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“Why do you always say that we have failed miserably when it comes to handling terror threats?” The question was offered in a less-than-sober setting by an adjunct professor in political science, and even though all in attendance were at varying stages of drunkenness, my reply was sober. “United and American Airlines are still in business.”
“What the hell does that have to do with anything?” was the incredulous reply from the economics professor at the table, as he re-lit his cigar. I nearly choked on my scotch, as I replied, “It’s a good thing you have tenure, darling. Seriously? Please, tell me, how much is it for a flight to London on Pan-Am or TWA.”
He burst out laughing, and probably was feeling a little superior for a moment, “You know they’re out of business!”
“A-ha!” I said, before taking a drag on my clove cigar. “If we hadn’t screwed the pooch, United and American would have gone the way of the dodo, like Pan-Am and TWA did, and rightfully so. Big government saved them, pure and simple. And Americans bought it, because they were afraid.”
“She’s got you there,” the least sober among the party piped in, “Bush took advantage of fear to grab power. Simple exploitation, and misuse of social psychology.” The sociology professor went back to staring at his half-full glass, probably trying to just keep conscious.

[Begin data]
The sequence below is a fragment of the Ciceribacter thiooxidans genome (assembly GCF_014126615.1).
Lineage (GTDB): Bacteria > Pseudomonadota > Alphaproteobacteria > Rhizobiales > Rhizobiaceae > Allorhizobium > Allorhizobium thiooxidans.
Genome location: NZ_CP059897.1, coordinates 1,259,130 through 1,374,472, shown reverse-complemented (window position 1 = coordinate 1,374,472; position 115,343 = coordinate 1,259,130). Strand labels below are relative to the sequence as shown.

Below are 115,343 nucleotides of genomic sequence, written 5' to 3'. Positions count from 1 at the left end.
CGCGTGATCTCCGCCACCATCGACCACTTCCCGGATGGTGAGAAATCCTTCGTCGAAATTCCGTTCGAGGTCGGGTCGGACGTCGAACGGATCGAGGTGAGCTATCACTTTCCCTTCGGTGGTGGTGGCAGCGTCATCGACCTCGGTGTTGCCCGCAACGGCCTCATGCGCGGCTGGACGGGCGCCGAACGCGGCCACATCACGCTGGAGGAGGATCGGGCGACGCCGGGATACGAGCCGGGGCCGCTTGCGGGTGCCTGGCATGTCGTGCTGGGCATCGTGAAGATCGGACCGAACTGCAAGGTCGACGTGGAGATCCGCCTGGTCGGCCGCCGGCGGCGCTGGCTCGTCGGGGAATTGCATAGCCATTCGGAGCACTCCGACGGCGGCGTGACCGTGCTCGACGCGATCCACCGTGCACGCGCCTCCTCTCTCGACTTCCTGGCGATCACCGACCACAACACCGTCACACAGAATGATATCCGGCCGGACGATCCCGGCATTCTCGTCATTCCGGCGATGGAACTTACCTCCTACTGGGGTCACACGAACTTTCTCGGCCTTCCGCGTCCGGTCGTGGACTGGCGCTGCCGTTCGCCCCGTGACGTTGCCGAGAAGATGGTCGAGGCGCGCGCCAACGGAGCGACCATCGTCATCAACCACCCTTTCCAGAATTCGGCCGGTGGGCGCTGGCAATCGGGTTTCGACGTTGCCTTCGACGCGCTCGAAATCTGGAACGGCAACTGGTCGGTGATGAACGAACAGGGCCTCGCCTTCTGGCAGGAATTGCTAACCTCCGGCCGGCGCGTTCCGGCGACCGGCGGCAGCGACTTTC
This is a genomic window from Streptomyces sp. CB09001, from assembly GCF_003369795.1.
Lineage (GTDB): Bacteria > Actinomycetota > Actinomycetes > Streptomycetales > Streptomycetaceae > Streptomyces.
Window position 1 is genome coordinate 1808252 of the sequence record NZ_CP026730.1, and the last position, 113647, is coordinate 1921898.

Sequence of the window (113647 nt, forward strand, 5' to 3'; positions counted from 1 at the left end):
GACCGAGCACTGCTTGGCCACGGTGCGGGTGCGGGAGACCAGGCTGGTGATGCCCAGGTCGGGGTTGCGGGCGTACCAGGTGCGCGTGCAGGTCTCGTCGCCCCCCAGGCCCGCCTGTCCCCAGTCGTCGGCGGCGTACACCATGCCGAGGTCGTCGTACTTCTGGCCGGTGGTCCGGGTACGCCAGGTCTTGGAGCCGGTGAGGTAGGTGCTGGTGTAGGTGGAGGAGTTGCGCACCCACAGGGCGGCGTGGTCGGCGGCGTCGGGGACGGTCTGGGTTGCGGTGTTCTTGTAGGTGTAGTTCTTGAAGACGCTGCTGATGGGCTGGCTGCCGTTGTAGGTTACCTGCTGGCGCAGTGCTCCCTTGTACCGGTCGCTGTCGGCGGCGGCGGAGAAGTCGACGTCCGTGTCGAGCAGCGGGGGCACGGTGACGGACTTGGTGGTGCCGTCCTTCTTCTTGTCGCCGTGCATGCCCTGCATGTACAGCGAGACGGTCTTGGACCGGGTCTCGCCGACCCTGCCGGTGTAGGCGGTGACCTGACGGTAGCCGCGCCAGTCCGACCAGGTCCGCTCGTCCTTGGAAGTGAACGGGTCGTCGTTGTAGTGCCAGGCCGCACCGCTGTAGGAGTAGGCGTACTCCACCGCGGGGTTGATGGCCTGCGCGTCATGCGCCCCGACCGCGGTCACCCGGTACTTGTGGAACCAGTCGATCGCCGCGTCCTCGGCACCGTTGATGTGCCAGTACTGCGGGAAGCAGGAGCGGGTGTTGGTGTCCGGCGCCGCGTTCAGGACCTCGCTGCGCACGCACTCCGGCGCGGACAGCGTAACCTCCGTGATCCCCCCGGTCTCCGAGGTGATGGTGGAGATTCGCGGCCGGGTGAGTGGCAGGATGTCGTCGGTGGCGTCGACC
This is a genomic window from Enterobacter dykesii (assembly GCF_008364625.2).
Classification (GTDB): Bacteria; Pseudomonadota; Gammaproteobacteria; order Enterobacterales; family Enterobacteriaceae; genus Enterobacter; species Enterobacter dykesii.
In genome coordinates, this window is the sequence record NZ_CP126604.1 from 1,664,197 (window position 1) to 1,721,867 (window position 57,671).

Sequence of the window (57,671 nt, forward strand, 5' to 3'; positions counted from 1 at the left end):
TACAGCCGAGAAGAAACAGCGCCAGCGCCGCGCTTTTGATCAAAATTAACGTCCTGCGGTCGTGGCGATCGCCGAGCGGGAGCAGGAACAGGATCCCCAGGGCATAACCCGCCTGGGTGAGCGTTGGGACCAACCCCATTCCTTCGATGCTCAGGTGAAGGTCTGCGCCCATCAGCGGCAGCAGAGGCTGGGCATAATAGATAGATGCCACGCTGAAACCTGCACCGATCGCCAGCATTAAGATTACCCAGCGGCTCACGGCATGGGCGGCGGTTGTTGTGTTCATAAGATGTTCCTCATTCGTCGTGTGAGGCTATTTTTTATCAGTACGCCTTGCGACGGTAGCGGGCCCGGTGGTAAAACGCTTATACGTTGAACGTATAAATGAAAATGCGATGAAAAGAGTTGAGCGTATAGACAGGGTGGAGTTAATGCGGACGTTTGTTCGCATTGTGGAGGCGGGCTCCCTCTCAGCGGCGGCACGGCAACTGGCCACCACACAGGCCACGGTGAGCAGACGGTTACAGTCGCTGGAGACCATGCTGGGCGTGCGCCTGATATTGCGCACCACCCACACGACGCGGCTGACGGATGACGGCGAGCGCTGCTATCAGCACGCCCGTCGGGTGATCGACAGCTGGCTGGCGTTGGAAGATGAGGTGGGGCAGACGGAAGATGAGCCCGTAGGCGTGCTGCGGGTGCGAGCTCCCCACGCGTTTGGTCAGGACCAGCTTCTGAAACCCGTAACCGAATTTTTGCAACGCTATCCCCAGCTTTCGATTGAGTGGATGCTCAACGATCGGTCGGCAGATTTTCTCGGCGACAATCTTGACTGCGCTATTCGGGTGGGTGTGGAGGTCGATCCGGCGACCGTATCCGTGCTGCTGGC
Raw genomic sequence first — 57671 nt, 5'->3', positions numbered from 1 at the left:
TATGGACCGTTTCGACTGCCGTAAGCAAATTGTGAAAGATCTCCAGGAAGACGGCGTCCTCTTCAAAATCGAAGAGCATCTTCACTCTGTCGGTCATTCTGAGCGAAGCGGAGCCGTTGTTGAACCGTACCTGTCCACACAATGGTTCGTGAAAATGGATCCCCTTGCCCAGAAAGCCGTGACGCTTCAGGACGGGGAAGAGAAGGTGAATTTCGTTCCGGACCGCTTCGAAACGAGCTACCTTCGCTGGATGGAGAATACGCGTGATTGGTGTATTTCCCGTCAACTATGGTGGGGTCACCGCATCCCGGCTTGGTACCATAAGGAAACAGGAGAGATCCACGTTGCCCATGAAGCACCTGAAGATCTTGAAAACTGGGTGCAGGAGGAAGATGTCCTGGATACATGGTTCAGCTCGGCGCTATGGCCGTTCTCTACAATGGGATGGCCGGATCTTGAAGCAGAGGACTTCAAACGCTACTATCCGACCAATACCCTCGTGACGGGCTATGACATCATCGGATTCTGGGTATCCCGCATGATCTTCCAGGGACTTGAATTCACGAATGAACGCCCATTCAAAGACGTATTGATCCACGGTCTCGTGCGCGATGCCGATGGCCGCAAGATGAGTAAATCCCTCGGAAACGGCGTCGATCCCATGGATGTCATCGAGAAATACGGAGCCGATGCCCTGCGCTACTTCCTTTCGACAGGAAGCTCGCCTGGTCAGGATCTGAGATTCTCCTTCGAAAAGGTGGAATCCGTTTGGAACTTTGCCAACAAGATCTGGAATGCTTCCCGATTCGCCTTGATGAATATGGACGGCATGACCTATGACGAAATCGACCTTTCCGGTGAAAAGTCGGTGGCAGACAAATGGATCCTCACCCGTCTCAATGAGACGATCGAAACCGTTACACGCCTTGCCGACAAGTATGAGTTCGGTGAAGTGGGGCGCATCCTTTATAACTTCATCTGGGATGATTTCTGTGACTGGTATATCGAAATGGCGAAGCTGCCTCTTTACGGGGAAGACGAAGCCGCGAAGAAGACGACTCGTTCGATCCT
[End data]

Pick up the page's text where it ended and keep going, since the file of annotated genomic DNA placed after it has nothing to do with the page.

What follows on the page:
I bring up this conversation that occurred in a last bastion of freedom — a private club somewhere in the Commonwealth of Pennsylvania, where over-regulation generally forbids the consumption of alcohol and smoking in the same establishment — for good reason. We, as a society, have become far too docile when it comes to accepting edicts from on high within our government. That is not news around here, but even here, that “but it’s for our safety” excuse has seeped in, replacing rational thought.
While there’s more than a little push back on the Department of Homeland Security, and the TSA in particular in these parts, it’s relatively rare for anyone to bring up the notion that it’s wholly unnecessary and that there always was a free market response to the issue of airline travel safety in particular. Thanks to the current temper tantrums emanating from the White House, over banning the “dangerous” people from coming to America, the issue of airline travel safety is worth bringing up now.
The problem inherent with government being charged with ensuring the safety of Americans and others flying our friendly skies is that the employees have no stake in the situation. Yes, they get a paycheck, but if they screw up, there’s a good chance they won’t lose it. If that were the case, every time we see news about them failing “tests” on security, the stories would include an employment “body count.” They don’t. No one seems to get fired, even if they fail.
In point of fact, the argument can be made that beyond that job security in the face of failure is just part of the problem. Because it is a governmental entity, it has been forced to follow absolutely ineffective and illogical procedures on a daily basis. Random searches don’t work. Not being allowed to profile based on actual intelligence reports is not only ineffective, it’s downright dangerous. While vetting of refugees is very important, the greater threat to our security is from the fact that the vetting of TSA and other airport employees is still sorely lacking.